"Business Schools Worldwide Facing Fundamental Reorientation" by Andreas Pinkwart
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Digitalization, a new generation of students and homemade mistakes require us to quickly change the way we think so we can seize new opportunities.

The digital revolution does not stop at the doorsteps of business schools – neither here in Europe nor in other parts of the world. In addition to the fundamental challenges, it also offers them the unique opportunity to reinvent themselves. According to the latest studies, this seems to be a rather pressing matter. For instance, the Business Education Jam study by IBM and the world's leading accreditation agencies attests to a growing discrepancy between how business schools perceive themselves  and the way the economy sees them, calling for a reorientation in this field.

On top of the still palpable aftershocks of the financial crisis, the reasons for this yawning gap lie within the growing social, ecological and intercultural tensions all over the world as well as in the values and expectations of the new generation of the millennials. They find themselves born into a time of constant change and frequent crises which they want to face using their special abilities generated by media interconnectedness to solve economic, social and ecological problems with the help of networks and entrepreneurship quicker and more effectively. This new generation of students, just like the enterprises undergoing fundamental changes, have often encountered a scholastic discipline, which has become self-referential due to incentive agreements and ranking guidelines over the last few years and sought refuge in the ivory towers of research instead of effectively focusing on the necessary relevance of its research to teaching and knowledge transfer – holding true to the adage "If theory and practice are not compatible, too bad for practice!" At the same time, digital technologies are often regarded as a threat, and subsequently are mainly being installed as add-ons to existing structures instead of being used to further develop this discipline in research, teaching and knowledge transfer.

Digitalization offers a vast field of new research and teaching methods, particularly for economics, which makes studying the subject much more interesting to students and professors alike and is suited to improve the outcome for theory and practice. This includes the expansion of research methods to use big data for examinations with faster and more significant results as well as the simulation of complex learning models and new teaching methods such as flipped learning. The new interactive media can therefore be used specifically to teach knowledge and develop competencies outside the classroom returning once again to the actual investigative learning as defined by Humboldt during class – investigative learning which includes practical cases, like in the lab.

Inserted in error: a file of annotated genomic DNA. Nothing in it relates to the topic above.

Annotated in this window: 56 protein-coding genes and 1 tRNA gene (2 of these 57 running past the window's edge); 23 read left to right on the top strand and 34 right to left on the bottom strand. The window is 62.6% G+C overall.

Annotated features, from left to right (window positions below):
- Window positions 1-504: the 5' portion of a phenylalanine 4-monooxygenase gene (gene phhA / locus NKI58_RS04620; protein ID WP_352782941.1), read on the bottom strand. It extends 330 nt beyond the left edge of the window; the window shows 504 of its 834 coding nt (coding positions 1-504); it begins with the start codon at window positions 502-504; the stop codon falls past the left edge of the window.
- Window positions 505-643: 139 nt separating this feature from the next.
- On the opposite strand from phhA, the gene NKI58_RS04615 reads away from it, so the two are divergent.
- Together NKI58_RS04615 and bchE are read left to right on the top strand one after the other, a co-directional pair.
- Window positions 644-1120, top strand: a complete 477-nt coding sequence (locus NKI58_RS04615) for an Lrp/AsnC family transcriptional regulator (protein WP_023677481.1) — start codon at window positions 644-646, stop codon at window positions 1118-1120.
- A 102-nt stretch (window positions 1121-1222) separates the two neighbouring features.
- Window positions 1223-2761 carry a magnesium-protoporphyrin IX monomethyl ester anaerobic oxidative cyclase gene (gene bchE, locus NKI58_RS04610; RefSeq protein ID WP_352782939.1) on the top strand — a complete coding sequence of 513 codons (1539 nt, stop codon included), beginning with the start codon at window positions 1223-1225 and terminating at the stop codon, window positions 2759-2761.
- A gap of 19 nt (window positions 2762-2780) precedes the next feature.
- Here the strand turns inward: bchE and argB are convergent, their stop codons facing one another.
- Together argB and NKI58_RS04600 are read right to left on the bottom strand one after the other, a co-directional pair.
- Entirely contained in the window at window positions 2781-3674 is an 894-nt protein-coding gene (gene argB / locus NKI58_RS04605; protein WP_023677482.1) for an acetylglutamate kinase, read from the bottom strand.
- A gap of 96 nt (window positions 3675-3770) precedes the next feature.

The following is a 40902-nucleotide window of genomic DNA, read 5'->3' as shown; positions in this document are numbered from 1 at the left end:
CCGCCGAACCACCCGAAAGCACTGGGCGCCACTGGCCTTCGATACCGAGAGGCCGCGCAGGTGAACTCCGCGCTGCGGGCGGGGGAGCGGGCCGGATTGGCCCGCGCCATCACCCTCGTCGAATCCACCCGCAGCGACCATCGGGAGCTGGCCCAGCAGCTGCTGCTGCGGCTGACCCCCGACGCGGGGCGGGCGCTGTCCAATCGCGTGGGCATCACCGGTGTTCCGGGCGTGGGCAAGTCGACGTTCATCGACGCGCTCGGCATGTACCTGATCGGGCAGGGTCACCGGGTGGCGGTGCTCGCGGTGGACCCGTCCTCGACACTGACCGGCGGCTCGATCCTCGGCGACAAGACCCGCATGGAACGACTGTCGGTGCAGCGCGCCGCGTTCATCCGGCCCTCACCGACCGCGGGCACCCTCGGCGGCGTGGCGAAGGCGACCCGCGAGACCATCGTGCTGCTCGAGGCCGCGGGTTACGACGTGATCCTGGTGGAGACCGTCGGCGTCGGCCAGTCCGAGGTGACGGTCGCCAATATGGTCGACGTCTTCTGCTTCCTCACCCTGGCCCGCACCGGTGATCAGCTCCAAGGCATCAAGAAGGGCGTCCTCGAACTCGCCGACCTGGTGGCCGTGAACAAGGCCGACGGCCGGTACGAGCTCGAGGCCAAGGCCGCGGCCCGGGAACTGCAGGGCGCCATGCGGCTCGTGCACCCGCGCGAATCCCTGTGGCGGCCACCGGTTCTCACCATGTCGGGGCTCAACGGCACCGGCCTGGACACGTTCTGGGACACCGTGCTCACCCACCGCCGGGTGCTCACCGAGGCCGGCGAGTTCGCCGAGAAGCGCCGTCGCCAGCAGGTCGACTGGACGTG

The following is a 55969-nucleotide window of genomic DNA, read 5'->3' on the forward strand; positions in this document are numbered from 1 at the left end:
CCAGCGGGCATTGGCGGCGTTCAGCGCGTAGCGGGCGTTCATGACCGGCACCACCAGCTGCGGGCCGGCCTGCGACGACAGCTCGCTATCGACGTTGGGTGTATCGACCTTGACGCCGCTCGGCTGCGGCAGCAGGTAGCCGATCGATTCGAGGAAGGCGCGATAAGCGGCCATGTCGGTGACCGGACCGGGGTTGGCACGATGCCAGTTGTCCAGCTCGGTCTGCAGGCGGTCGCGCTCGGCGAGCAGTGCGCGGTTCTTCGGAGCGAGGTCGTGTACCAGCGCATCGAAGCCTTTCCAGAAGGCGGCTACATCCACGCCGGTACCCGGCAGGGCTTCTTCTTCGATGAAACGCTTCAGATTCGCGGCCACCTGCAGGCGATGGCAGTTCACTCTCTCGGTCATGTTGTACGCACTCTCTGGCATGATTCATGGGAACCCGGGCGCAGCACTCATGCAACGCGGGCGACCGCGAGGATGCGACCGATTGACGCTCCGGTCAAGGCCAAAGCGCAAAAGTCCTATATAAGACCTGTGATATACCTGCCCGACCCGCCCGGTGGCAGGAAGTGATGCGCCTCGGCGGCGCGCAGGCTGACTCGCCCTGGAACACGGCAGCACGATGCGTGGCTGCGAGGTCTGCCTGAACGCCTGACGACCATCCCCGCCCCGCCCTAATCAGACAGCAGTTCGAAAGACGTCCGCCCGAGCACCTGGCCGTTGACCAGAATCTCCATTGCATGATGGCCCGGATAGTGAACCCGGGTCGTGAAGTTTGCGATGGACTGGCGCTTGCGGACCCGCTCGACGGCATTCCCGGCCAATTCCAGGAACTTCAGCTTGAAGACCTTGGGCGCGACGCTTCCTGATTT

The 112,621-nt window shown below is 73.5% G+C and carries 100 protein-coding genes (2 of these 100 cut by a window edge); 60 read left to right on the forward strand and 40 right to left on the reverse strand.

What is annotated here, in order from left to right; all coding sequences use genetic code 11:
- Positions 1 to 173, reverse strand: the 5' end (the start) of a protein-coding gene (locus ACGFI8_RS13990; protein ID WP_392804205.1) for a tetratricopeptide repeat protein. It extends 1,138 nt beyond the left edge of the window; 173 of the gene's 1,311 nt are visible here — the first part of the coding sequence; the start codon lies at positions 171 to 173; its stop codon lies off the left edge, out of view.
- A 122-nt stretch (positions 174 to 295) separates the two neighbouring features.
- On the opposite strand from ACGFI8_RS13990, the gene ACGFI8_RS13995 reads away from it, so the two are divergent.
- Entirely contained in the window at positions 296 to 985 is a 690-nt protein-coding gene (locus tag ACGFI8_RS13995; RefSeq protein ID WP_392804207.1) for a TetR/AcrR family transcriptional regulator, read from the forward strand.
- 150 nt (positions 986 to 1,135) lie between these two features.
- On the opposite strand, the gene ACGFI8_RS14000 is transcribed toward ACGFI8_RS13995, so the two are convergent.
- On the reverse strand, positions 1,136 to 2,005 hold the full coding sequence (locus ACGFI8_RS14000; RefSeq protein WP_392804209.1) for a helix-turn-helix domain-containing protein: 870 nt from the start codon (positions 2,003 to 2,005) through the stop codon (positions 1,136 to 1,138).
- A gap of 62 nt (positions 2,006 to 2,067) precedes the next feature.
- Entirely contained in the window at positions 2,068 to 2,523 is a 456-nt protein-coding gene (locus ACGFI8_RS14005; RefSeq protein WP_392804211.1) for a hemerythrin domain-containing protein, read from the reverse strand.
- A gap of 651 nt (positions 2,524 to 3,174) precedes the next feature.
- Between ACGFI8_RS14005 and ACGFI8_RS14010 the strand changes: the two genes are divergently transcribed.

This procedure, of course, requires the availability of all the necessary resources. Those believing that the use of the latest technology could replace classic classes in the cheapest possible way, have not understood this possible quantum leap. The transformation will not succeed without the best infrastructure and the time required for qualified preparation and post-processing as well as a new design for the residential classes. The business discipline can learn a lot here, particularly from engineering sciences.

Considering the division of generations in the companies and universities into the groups of digital natives, digital immigrants and digital dinosaurs, investigative learning proves to be an excellent platform for reverse mentoring and reverse teaching as well as knowledge transfer characterized by learning from one another with business practice. In this context, the German model of chair-related individual doctorates will see a renaissance if designed as a two-way street of joint investigative learning which offers the candidates a sufficient level of freedom and prospects of rapid development through additional structured programs and interdisciplinary research groups.

This model might prove to be superior in a research world focusing on tenure tracks as it keeps professors more closely connected to the next new generation and more versatile not only in their teaching but their research as well. The same applies to doctoral projects by practitioners interested in scientific work and the systematic inclusion of honorary professors in the work of the faculty. Other options include interdisciplinary research platforms and transfer-oriented formats to better integrate students, researchers and corporate representatives into teaching; for instance, through open-innovation platforms and incubators.

Business administration is currently undergoing fundamental changes worldwide. Once again, it is our American colleagues leading the debate. Not by moaning about what they themselves were doing wrong for a long time but by quickly recognizing the new opportunities and using them to correct erroneous trends. Our business administration should adopt this procedure with self-confidence as well. For Germany, for instance, it was its doyen, Eugen Schmalenbach, who always attached great importance to finding a balance between professional rigor and practical relevance when developing this scholastic discipline. With this mindset, he is just as relevant currently as during his era of the industrial revolution. 

Prof. Dr. Andreas Pinkwart is the Dean of Germany’s HHL Leipzig Graduate School of Management and also holds the Stiftungsfonds Deutsche Bank Chair for Innovation Management and Entrepreneurship.